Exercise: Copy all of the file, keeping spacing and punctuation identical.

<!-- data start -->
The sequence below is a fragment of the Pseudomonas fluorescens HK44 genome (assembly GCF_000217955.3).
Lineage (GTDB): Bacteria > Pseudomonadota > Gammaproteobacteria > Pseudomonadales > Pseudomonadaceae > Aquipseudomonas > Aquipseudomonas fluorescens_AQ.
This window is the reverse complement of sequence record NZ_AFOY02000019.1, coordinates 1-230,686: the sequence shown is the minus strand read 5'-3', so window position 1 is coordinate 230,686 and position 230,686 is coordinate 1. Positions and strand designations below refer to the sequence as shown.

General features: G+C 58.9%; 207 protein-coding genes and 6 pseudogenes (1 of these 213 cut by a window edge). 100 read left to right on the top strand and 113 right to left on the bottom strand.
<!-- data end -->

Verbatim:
The sequence below is a fragment of the Pseudomonas fluorescens HK44 genome (assembly GCF_000217955.3).
Lineage (GTDB): Bacteria > Pseudomonadota > Gammaproteobacteria > Pseudomonadales > Pseudomonadaceae > Aquipseudomonas > Aquipseudomonas fluorescens_AQ.
This window is the reverse complement of sequence record NZ_AFOY02000019.1, coordinates 1-230,686: the sequence shown is the minus strand read 5'-3', so window position 1 is coordinate 230,686 and position 230,686 is coordinate 1. Positions and strand designations below refer to the sequence as shown.

General features: G+C 58.9%; 207 protein-coding genes and 6 pseudogenes (1 of these 213 cut by a window edge). 100 read left to right on the top strand and 113 right to left on the bottom strand.